Retired kindergarten teacher, cyclist, bead maker, turtle farmer, origami and quilling artist.
Yes, take it seriously and give treatment a try.
I, too, was shocked to find out I had sleep apnea. I'm thin, cycle 200 miles per week, generally feel good. I was not waking up gasping for air. The apneas did not wake me up, but did keep me from reaching REM sleep. (No wonder I never had dreams.) What got me in to the sleep clinic was a heart issue, and after 6 months of trying to get to the cause of the heart problems, a sleep study was suggested. The results showed mild (6-9 per hour) OSA and central apneas. My only past experience (other than all the ads about how horrible CPAP machines are) was sharing a room with a friend 20 years ago at a conference. Her machine was noisy, but she was ok with it.
Once diagnosed, I had an appointment time with 6 others. One man was so happy to be back on an insurance plan that would cover his supplies, and could not wait to get back to treatment. He also advised that I try all the masks/nasal pillows for the best fit. There were many to choose from at that appointment. What I chose was immediately comfortable, and has been used every night since. My doc says I should be the poster child for Sleep Apnea. And the machine itself is silent. The heart problem disappeared quickly, and I realized my concentration for reading and details improved significantly.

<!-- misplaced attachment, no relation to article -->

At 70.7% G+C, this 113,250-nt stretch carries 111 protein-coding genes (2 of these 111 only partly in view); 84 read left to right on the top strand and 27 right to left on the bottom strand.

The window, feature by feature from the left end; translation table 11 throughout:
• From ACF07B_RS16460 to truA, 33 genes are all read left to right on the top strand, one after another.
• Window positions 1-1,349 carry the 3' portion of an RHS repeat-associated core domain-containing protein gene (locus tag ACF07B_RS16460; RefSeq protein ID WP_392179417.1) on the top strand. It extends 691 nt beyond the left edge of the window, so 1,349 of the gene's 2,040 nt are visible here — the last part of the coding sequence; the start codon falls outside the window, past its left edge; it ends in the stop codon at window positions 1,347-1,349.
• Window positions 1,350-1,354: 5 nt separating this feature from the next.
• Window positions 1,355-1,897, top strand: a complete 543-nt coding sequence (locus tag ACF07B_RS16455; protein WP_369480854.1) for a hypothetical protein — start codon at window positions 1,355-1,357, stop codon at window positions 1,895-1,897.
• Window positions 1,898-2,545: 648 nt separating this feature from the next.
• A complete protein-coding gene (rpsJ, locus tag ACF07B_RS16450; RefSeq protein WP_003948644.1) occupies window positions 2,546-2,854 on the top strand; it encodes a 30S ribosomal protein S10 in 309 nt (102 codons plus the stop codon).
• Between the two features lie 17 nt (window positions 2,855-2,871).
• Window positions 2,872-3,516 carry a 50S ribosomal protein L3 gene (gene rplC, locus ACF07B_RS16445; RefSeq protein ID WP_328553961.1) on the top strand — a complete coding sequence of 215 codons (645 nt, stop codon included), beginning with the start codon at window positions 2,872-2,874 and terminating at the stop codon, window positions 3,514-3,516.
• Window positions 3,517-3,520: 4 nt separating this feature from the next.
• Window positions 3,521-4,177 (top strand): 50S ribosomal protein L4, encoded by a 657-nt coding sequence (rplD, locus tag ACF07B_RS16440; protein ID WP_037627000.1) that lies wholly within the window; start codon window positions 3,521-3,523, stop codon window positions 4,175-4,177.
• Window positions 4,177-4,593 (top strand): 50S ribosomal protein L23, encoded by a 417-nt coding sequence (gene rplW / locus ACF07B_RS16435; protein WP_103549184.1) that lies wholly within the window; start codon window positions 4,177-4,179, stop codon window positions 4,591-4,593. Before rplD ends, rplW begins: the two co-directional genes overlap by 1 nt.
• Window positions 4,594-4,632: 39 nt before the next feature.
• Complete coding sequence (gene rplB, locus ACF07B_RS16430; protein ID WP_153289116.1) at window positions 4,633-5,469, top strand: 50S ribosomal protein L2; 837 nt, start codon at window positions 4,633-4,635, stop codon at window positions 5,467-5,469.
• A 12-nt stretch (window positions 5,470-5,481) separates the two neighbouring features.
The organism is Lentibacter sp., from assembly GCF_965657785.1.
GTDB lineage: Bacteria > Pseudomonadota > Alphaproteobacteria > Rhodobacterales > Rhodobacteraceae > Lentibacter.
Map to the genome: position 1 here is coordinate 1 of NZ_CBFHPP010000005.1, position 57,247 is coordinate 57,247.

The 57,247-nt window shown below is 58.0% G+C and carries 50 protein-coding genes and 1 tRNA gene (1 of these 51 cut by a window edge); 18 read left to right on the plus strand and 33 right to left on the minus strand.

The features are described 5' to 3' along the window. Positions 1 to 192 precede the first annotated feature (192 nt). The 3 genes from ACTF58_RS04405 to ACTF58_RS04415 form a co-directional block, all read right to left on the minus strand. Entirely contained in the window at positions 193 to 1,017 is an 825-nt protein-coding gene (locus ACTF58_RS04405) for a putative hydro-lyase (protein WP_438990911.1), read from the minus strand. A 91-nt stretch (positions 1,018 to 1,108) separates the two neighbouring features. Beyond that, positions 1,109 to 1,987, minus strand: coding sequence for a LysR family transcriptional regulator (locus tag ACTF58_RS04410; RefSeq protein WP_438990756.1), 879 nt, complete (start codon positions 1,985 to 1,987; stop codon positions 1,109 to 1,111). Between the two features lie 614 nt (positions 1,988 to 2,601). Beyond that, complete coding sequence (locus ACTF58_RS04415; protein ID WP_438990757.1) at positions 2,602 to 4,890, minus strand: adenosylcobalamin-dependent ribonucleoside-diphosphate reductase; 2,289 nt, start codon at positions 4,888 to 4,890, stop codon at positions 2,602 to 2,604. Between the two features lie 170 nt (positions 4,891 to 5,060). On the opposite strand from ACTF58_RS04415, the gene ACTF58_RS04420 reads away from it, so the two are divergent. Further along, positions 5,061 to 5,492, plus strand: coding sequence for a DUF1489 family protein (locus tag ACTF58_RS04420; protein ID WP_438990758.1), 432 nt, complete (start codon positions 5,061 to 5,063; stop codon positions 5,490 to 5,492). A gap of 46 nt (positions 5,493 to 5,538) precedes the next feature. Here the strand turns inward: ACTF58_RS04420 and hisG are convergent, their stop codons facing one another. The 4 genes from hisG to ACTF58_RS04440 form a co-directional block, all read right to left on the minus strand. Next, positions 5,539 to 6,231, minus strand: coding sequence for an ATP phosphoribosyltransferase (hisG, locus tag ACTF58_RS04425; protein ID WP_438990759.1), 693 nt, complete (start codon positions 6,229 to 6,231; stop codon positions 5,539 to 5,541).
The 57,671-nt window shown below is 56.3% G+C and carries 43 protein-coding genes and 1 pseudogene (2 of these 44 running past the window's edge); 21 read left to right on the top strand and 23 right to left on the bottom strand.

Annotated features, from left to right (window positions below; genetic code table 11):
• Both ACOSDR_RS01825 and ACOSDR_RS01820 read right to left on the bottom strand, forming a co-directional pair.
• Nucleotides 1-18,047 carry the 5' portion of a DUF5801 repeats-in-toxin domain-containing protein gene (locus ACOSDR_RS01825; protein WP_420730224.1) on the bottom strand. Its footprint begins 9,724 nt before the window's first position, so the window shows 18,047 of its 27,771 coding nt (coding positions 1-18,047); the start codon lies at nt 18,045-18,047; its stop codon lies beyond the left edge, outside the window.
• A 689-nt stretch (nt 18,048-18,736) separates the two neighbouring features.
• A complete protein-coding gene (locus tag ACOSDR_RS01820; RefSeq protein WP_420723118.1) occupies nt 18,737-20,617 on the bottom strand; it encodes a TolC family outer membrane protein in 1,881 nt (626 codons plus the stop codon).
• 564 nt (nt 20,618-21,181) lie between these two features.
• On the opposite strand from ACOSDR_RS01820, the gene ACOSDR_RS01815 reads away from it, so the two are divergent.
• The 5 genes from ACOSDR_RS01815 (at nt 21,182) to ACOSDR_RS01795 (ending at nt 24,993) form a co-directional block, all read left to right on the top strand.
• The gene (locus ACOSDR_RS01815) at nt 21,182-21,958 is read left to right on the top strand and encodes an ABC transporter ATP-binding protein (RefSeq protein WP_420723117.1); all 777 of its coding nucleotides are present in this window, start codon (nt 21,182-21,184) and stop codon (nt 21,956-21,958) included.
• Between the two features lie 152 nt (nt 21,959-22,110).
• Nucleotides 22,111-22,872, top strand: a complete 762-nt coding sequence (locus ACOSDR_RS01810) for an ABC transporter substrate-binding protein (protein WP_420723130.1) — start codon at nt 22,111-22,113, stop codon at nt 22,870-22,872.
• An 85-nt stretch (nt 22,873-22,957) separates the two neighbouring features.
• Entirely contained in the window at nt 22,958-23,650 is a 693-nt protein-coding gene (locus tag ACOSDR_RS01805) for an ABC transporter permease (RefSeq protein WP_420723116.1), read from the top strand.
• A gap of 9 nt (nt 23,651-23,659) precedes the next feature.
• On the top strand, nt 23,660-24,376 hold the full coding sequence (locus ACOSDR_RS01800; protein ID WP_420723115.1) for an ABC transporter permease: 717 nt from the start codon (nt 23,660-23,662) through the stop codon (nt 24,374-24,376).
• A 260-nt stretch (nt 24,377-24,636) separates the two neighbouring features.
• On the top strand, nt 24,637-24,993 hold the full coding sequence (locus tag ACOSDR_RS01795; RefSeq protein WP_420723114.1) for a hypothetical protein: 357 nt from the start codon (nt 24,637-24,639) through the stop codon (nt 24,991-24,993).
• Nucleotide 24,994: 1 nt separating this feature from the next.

Not sure how the cats will feel about it, though.
I was diagnosed about 2 years ago with both OSA and central apneas, about half and half. I was quite surprised, as I had none of the normal symptoms. The sleep study came after several months of trying to figure out the cause of PVCs, premature ventricular contractions. My apnea is mild, but still 50-80 per night---yikes. I started treatment immediately, adjusted to it very easily and always use my machine. The PVCs went away, and there was a near instant improvement in my concentration. I was back to reading a book a week, something I had not been able to do for some time. And dreams came back. . .could not say how long it had been since I had dreamed.
Right now my 30 day average AHI is .5, total AI is .4 and central AI is .3. All good, but there can be days when apneas go back to 4-6 per hour, which is still lower than my tests showed. I wonder why this happens, but when I call the clinic, they check my numbers, say things look great, no reason for concern. Another thing that happens is a zero reading after 4-6 hours of sleep, then I get up for a bathroom break, and the AHI can be 3 or 4 events per hour for the night, meaning 20-30 events (total hours of sleep x # per hour) in the last hour of sleep.
So, should there be follow up visits so I can get some answers? Can anyone explain why there are spikes in apneas, that come in clusters, 2-3 in a week, then back to my normal, less than 1 per hour, for weeks at a time?